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Ten Steps To Recovering An Older Gateway Computer

December 30th, 2013 Leave a comment Go to comments

An older Gateway computer makes for a fine gift to the local school, retirement home, or job center. You can also hand down unwanted systems to help younger relatives succeed in school. Recovering the system and restoring it to the factory settings ensures that none of your personal files or data is left on the hard drive while providing the new user with the best possible performance. The process is the same for both desktops and laptops from the manufacturer, and it is easy enough for beginners to complete.

1. Find The Model Number

Without the model number on hand, it’s a pain to try and figure out exactly what the system needs, especially if it isn’t responding at this point due to viruses or driver problems. Flip over any notebooks or laptops and check for a label on the bottom with a 10 or 12 digit number. Don’t be alarmed if there are letters mixed in to help distinguish your exact model. Desktop and tower units likely have a label on the back, but you may need to tip it over and look on the bottom.

2. Gateway System Recovery

Once you know your model from the number and a quick search on the Gateway support website, you can find out if your computer includes the Gateway System Recovery partition. This service was provided for all systems shipped after the end of 2004, so only the oldest systems should lack this kind of support. Each hard drive with this recovery option includes a hidden partition containing all of the drivers and operating system files, but you will need to burn them onto a CD or DVD in order to use them for re-installation.

3. Creating Or Ordering A Recovery Disc

If the system is working and accessible, you can create your own recovery discs to reset to the factory original settings. Follow these steps:

  1. Click on the Start Menu icon.
  2. Navigate to the Programs tab, then select the System Recovery Access listing.
  3. Select the type of operating system, driver, or application restore disc you want to burn. Insert the appropriate media, then follow the disc creation steps on the screen.

You can also order driver recovery discs and supplies for reinstalling Windows XP from Gateway Support, but there are small fees and shipping costs associated with this option.

4. Using A Recovery Disc

Whether you make the disc yourself or find the original one shipped with the manual, you can use it to bring the system back to a fresh slate. Start by inserting the appropriate disc, then restart the system. These discs are designed to open when the computer boots so system files can be loaded. The boot screen should offer to open the disc and perform installation services. If it doesn’t, you can press F8 during the booting process to open the loading screen and choose the disc instead of the hard drive.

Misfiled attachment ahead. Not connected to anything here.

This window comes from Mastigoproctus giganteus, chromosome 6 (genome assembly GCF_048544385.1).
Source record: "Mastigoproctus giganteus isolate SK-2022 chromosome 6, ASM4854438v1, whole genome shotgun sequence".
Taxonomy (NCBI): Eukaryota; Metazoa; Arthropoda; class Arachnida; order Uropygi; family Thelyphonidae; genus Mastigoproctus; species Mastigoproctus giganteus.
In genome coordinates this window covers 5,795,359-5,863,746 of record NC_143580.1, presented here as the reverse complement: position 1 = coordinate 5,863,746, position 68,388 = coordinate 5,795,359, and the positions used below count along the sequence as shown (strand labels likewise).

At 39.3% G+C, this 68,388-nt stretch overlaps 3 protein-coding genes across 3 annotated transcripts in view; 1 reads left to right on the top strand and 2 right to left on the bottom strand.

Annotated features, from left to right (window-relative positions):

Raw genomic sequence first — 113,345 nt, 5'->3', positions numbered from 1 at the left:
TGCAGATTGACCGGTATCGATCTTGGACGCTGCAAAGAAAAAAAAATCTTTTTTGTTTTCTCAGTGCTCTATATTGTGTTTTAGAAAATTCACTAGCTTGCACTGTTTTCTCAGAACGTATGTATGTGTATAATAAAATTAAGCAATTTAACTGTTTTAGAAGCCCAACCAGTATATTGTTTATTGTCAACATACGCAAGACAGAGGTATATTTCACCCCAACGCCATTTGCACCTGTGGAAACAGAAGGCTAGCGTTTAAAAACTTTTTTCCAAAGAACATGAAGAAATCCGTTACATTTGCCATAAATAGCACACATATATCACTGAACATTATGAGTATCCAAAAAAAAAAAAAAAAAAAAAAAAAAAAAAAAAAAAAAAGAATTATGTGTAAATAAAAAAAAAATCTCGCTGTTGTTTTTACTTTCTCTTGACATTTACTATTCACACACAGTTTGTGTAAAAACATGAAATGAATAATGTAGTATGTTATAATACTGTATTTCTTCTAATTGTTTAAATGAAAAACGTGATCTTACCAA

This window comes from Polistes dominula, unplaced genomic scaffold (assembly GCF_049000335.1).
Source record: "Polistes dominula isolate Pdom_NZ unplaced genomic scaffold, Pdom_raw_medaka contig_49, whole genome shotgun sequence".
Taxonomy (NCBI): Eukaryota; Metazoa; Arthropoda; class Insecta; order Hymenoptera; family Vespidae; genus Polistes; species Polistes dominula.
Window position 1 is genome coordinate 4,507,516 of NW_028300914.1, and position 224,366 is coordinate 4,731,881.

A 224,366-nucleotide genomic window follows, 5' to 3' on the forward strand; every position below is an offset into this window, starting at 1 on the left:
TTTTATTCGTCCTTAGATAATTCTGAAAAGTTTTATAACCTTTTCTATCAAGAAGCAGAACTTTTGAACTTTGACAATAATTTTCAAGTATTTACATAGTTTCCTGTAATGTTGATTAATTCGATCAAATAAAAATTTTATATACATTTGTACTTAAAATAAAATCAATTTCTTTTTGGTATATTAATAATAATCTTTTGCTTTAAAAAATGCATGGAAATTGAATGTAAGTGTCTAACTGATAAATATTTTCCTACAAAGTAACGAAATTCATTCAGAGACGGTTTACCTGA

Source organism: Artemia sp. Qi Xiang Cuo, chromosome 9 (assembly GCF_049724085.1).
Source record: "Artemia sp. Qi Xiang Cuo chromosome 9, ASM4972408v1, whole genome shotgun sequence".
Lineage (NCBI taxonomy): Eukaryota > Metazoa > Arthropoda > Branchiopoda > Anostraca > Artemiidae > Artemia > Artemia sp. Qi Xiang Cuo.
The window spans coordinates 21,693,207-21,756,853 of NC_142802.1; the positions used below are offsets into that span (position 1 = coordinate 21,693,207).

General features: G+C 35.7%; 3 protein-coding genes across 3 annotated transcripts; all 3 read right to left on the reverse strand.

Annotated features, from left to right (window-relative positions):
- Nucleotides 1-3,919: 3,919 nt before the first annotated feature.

5. Operating System Installation

Installing a fresh copy of the Windows XP operating system wipes the hard drive, erasing the files that clutter the hard drive. This frees up space and can give plenty of storage for new material, but it also removes damaged and corrupted files to replace them with working copies. Take off anything you want to keep before beginning any driver or operating system recovery processes. Using these recovery discs leaves you with an older version of the XP kit, so run Windows Update as soon as possible after the computer starts once again.

6. Spot Missing Drivers

Once you’re working with a fresh copy of the OS, you can work to restore drivers and make sure you have them all. Open the Device Manager and check for the yellow warning icons that indicate problems. You can use the tools provided through the Device Manager to install files on your own, or try picking up a complete driver suite and get the best shot at solving all of the missing models at once. You may need to remove hardware and replace it if drivers can’t be found or if you suspect damage.

7. Reinstall Software

Computers that will be donated should be given away at this point, but owners that plan to keep and use older Gateway units can start reinstalling software now. Stick with browsers, word processors, and games that run on low resources if the computer is more than a few years old. You may find it quite bogged down and unable to smoothly complete tasks if you overload it with multitasking software and recent releases.

8. Upgrade The Memory

Nothing improves the performance of an aged Gateway computer like a RAM upgrade. Just a one GB upgrade is enough to make it easier for the processor to handle modern software. Find out what type of RAM you need by:

    • Checking the manual and documentation that came with your computer.
    • Searching with your model number on the Gateway website and noting the type of upgrades they recommend.
    • Visiting a memory manufacturer’s website, like Crucial.com, and using the automatic scanning programs provided to discover what you need to purchase.

9. Gateway Support

If something goes wrong, you may be able to look up the issue on Gateway Support. Older computers don’t qualify for free phone support, but customer service is available for various fees. Use the help center and the official forums to get help from experts to take care of your problems yourself and restore a computer that is far beyond the limits of its warranty.

10. Set Up Antivirus

Finally, protect your newly recovered computer with an appropriate antivirus program. When processing power and memory is limited, stick with simple programs designed to protect resources. You may find it hard to browse the web or work on tasks otherwise. Pick a suite offering spyware and malware protection as well so you don’t have to clutter up the space with multiple programs all running at once.

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